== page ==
Students and faculty react to 60th annual Grammys

Cabrini Rudnicki, News Editor

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On Jan. 28, the music industry’s biggest night was held in Madison Square Garden in New York City. The 60th Annual Grammy Awards was broadcast on CBS.Despite the award show being dedicated to music, staff and students both remarked on the show’s political focus.

This is the first year the show was held outside of Los Angeles since 2003. The show was moved to January in order to avoid competition with the upcoming Winter Olympics in Pyeongchang.

The show was hosted by comedian James Corden, who had previously hosted the show in 2017. The show included music releases released between Oct. 1, 2016 and Sept. 30, 2017.

According to Variety, the show suffered a severe drop in viewership compared to previous years. The show dropped 24 percent compared to 2017, and had the smallest audience in the show’s history with 19.8 million viewers.

Student opinions mirrored this statistic, as many students had not seen the show, or only followed the event on social media.

Dr. Evene Estwick, a communication studies professor, remarked on the political aspects of the event.

“There was a great deal of advocacy and tackling of some the current issues that we have in America,” she explained. “There was a very strong component of the #MeToo movement especially in statements from female artists.”

The #MeToo movement is a hashtag that spread awareness for the widespread prevalence of sexual assault and harassment, particularly in Hollywood. The movement became popularized after allegations against Harvey Weinstein. Celebrities at the award show wore white roses to support adjacent movement Time’s Up, which is the focus on legal justice of sexual assault.

There was particular interest in Kesha’s appearance at the award show, as she had previously suffered legal battles with producer Dr. Luke, who she had alleged sexually assaulted her in the past.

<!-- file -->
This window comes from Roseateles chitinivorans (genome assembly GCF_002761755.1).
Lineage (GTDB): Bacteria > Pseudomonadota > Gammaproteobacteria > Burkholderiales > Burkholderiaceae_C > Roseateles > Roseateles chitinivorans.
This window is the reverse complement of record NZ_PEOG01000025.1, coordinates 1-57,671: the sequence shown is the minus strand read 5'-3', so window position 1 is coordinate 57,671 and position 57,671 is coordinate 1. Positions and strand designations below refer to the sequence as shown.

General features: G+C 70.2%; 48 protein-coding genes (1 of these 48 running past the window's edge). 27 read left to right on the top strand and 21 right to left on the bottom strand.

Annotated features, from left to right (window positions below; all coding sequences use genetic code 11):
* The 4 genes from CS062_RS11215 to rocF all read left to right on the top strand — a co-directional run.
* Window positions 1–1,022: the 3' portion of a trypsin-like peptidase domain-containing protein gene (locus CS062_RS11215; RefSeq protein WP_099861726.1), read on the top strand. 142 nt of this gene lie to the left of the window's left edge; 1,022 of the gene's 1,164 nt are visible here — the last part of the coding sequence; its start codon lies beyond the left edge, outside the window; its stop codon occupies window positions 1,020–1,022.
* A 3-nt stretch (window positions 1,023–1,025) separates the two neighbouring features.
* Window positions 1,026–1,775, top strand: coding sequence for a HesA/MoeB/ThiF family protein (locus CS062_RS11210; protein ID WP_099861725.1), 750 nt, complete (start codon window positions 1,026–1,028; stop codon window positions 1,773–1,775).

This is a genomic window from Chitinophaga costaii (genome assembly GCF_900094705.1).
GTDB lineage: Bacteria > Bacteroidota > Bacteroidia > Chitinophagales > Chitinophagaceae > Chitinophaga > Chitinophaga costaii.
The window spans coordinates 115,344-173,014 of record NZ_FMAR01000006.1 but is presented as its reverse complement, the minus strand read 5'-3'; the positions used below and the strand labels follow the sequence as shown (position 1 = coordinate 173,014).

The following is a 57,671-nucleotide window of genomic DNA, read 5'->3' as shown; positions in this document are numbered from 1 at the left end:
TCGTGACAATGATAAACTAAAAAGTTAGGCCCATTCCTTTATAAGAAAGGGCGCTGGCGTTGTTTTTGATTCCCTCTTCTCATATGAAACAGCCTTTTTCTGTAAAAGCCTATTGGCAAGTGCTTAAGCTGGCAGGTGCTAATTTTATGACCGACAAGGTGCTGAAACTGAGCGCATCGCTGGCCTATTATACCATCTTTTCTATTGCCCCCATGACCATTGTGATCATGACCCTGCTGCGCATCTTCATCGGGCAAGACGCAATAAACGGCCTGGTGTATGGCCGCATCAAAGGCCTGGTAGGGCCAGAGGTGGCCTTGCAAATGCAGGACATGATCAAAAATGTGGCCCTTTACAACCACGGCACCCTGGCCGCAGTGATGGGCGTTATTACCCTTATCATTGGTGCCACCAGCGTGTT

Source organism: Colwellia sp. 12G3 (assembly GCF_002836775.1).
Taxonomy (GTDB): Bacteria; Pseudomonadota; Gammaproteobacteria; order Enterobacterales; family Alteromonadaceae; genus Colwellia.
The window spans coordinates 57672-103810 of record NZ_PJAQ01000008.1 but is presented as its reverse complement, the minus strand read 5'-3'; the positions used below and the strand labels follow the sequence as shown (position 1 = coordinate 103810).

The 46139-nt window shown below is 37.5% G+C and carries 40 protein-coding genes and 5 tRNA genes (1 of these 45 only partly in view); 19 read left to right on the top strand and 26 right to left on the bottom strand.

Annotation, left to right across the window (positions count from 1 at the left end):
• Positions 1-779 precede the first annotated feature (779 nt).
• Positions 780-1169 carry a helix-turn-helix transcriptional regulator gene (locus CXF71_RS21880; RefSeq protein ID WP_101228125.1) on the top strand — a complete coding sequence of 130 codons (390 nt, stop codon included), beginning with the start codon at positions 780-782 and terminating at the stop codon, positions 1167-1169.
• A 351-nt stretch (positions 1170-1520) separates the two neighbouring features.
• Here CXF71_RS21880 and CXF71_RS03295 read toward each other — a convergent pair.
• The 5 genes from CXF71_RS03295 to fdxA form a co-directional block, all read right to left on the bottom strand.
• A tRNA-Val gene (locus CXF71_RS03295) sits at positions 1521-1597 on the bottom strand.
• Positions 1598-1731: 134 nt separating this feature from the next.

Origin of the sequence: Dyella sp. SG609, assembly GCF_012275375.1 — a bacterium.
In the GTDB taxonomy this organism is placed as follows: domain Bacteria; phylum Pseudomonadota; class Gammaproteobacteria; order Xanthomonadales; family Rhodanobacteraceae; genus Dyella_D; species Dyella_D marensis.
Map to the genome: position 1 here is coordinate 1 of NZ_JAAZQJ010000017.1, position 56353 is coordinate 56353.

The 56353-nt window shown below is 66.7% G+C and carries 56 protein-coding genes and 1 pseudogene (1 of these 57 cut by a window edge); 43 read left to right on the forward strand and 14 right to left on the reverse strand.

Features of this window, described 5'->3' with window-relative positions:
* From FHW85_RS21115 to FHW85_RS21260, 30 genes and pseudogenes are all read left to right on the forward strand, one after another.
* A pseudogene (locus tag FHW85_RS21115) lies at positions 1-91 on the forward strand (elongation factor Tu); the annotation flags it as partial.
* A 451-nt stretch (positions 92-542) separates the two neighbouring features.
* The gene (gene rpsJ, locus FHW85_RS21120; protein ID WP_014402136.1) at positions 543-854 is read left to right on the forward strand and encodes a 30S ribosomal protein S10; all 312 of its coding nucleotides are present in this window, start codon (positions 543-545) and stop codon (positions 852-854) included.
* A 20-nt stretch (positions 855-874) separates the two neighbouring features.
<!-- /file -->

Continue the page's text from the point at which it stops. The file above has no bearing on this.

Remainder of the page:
“The performance by Kesha, and how that was designed for her to sing and be supported by a group of women in light surrounding her was incredible.”

“There was also a focus on immigration when U2 performed in front of the Statue of Liberty, which is a major symbol of New York, of America, and also a major image of immigration in this country,” continued Estwick.

“On one hand, there were probably people in the audience who were saying ‘I really don’t want celebrities and performers to be politicians.’ On the other hand, some other people are probably saying ‘Even though these celebrities are rich and beautiful, they have some of the same experiences as me as a person who is an average working class individual in the U.S.’”

Junior earth and environmental science major Allie Aspey watched the Grammy’s for the purpose of entertainment.

“I only really watched it for the performances,” she said. “I really liked Lady Gaga and Kendrick Lamar’s.”

Despite the show’s attitude towards social justice, it received criticism for it’s male-centric nominees. In particular, many criticised the choice of ‘snubbing’ Lorde and the lack of performance by her and other female nominees at the show. This led to the spread of the hashtag #GrammySoMale on social media. Many were also angered by artist Ed Sheeran winning Best Pop Solo Performance over Kesha.

“I don’t think some of the awards should have gone to the people they have gone to,” said freshman criminology/sociology student, Hannah Welfey . “I think it should have gone to Kesha for her song Praying. It’s raising a lot of feminist controversy. It was one of the main things I saw on social media.”

“It still was dominated in terms of performances and nominees by men, so, where are we?” asked Estwick. “Are we back to square one? I don’t know.”

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